John Andrews, To The Detracted
, lines 1-8, from The Anatomy of Baseness
(1615), as printed in Norman Ault, Elizabethan Lyrics from the Original Texts
(1949; rpt. New York: Capricorn Books, 1960), p. 461:
Though wolves against the silver moon do bark,
They blemish not her brightness; nor the spite
Of bawling curs, which she disdains to mark,
Can any whit eclipse her of her light.
So may'st thou slight the railing of ill tongues
If a clear shining conscience be thy guard,
Which, to defend thee from the worst of wrongs,
Will, as a wall of brass, be found as hard.
Arrian, Discourses of Epictetus
1.25.29 (tr. W.A. Oldfather):
Why, what is this matter of being reviled? Take your stand by a stone and revile it; and what effect will you produce? If, then, a man listens like a stone, what profit is there to the reviler? But if the reviler has the weakness of the reviled as a point of vantage, then he does accomplish something.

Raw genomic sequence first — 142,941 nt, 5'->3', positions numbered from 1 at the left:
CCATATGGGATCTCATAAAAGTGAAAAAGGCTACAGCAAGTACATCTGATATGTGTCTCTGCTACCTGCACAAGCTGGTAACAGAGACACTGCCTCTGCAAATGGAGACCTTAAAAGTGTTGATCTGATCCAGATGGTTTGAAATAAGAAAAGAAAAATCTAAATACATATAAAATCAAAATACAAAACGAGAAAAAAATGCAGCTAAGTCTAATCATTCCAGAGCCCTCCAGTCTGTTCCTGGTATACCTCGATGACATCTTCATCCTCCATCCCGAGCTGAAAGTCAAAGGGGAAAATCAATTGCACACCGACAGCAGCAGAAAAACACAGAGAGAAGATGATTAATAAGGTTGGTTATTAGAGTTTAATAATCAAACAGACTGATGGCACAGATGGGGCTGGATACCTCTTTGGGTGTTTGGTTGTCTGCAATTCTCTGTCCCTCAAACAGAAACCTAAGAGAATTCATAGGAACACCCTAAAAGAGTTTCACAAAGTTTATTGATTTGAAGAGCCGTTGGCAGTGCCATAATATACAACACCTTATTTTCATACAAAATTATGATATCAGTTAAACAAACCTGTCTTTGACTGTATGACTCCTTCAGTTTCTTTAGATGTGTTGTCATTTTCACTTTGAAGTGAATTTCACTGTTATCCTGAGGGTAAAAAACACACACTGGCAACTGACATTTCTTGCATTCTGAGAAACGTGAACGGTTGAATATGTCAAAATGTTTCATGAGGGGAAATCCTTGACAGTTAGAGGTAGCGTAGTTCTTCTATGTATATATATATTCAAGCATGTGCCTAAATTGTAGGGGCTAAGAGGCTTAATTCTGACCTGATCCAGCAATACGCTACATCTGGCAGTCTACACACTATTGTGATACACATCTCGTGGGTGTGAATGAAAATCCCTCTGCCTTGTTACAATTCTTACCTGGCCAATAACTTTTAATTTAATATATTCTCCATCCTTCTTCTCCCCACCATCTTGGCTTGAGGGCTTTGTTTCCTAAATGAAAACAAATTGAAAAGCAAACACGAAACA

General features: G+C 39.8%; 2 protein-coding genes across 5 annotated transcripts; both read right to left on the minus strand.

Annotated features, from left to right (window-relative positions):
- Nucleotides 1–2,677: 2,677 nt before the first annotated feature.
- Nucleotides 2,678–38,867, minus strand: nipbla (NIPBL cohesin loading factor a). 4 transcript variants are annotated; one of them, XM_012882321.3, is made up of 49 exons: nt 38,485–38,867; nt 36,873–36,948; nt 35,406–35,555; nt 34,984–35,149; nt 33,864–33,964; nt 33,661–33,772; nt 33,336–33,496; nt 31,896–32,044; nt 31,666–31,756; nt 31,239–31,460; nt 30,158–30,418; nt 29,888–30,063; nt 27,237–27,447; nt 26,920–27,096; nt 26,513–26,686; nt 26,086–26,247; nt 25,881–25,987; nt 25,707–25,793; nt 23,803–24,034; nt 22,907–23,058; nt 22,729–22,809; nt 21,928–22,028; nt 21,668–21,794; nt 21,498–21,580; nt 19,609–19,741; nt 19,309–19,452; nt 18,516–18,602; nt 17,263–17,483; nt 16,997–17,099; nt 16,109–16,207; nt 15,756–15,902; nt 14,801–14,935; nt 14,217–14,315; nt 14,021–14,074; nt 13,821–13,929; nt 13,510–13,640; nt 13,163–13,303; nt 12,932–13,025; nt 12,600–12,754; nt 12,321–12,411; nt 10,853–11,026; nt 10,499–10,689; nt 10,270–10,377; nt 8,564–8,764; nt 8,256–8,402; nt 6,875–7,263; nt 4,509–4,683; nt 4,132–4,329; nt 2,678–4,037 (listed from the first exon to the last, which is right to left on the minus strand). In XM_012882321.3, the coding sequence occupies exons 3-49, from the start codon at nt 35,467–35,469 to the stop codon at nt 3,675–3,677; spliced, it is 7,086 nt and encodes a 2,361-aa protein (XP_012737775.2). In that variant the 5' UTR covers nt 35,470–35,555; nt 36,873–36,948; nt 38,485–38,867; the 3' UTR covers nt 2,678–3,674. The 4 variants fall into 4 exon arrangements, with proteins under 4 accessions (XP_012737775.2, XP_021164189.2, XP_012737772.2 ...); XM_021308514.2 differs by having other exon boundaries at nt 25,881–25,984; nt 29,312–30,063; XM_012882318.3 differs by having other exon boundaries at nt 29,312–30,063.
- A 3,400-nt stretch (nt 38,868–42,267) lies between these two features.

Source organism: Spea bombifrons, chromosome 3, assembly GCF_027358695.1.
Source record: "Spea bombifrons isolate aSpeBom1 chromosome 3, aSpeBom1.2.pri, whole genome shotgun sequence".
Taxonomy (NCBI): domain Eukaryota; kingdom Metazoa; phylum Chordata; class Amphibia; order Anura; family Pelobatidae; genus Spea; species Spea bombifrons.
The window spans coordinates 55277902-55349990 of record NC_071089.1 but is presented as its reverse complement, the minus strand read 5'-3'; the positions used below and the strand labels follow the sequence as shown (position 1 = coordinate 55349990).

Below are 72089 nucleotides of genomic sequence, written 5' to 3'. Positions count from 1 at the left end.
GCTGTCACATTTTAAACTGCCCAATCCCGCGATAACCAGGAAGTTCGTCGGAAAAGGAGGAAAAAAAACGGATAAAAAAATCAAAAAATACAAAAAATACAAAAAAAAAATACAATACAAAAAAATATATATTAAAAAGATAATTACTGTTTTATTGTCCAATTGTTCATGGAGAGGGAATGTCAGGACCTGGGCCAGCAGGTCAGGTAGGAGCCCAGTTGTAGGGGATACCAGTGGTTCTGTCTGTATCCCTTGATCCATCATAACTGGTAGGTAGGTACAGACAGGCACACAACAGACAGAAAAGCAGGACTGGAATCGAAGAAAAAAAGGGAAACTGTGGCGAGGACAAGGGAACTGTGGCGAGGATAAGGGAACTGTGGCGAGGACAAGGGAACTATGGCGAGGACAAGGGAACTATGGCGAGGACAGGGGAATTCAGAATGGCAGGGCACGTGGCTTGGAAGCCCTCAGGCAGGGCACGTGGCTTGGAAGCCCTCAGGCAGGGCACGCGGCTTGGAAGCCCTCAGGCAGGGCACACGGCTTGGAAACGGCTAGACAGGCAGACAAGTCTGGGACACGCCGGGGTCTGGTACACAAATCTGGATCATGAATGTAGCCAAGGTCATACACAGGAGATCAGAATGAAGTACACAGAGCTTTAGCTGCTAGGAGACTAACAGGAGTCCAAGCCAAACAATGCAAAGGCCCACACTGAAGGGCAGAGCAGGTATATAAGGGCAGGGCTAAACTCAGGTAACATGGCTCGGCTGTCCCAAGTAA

ἐπεὶ τί ἐστιν αὐτὸ τὸ λοιδορεῖσθαι; παραστὰς λίθον λοιδόρει: καὶ τί ποιήσεις; ἂν οὖν τις ὡς λίθος ἀκούῃ, τί ὄφελος τῷ λοιδοροῦντι; ἂν δ᾽ ἔχῃ τὴν ἀσθένειαν τοῦ λοιδορουμένου ὁ λοιδορῶν ἐπιβάθραν, τότε ἀνύει τι.